Anyway, my point is this: I feel, within my poetic soul, a great conflict between the knowledge that poetry must change and grow and adapt over time, and my feeling that the path(s) poetry has taken have served only as roads away from the public. And, given where poetry is (still a burning question, I’d think, though I’ll take this “debate” between Flarf and conceptual poetry as a starting point), I am unsure as to how (if at all) the two (theat is, the continued evolution of poetry & the public consciousness) can be reconciled.
Some do so in terms that enable them to reach broader audiences, but others don’t avail themselves of that choice, taking what I might call the Stein / Zukofsky / Beckett / Joyce / Watten road instead. The idea that one road (the Creeley / Grahn et al road) is morally superior to the Stein et al road is, I think, defensible only – and I do mean only – if you think that the population of the US, and the other English-speaking countries, is so deeply, even permanently damaged that a truly literate art of language can never fully exist. That’s a possibility, but I’m much more of an optimist than that.
One is reminded of an old tree that was struck by lightening in the distant past. One side is somewhat scant of growth with few branches, the other is much bushier but seems to have a lot of dead branches.
There has, and one hopes there will always continue to be a popular poetry, designed and for the most written for the masses. I need not detail its bastardisation in western culture, it's usurpation by the mass media, etc.
Its existence I believe is predicated more on entertainment than education,--education being a by-product rather than a primary facet for its existence. It has, only recently diverged into the more esoteric path which we are now obliged to confront. My own inclination would put the separation at the Elizabethan period, or the Renaissance in other parts of Europe. Mr. Silliman pushes it back somewhat to the Troubadours. One might even make a case for the Romans and the Greeks having such a dichotomy between the popular & the elitist. (hate that word, indicates an exclusionary element, which is not an accurate representation of the reach of the Art).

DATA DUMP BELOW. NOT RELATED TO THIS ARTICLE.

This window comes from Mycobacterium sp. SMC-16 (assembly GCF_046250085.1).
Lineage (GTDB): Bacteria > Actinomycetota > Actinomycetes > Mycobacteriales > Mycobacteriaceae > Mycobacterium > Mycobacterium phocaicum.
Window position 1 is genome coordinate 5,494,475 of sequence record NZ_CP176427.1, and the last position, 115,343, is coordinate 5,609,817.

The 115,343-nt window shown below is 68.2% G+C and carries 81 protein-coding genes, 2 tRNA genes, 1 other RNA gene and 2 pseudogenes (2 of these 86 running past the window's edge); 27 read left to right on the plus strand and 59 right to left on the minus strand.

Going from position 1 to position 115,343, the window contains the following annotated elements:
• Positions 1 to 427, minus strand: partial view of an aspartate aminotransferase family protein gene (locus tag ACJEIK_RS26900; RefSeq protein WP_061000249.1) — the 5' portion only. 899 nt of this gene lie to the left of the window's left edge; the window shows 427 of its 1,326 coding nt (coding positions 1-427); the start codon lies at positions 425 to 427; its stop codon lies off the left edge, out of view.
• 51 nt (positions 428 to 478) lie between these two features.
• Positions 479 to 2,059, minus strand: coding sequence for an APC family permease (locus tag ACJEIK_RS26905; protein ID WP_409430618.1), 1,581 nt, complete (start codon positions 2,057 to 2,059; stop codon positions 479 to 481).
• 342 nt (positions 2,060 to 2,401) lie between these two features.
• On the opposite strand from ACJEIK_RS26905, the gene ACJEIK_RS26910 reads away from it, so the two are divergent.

Predicating that separation then upon the entertainment value on the one hand, and the investigation of the great ideas on the other, Mr. Silliman refers to a " truly literate art of language" it seems evident to me that the latter could never aspire to a mass audience given a narrower and narrower beam of focus; although the tree opens to more and more branches; the area of expertise and interest shrinks. It is as Matthew hopes above, an evolutionary specialisation exclusionary only in that its practitioners become smaller in number. In that sense, there is no "True Path", no right way, no Truth, outside of Plato's which we may aspire to yet never apprehend. Even Physics assures us that there is always a further point in the universe; how then can we hope for a conjunction between thought and language?
As to greater access and broader audiences, the advent of the Web may, indeed, must increase the questors; yet on the other hand the very precarious state of civilisation itselfs precludes any false hope from arising. A more fitting subject I suppose for another investigation.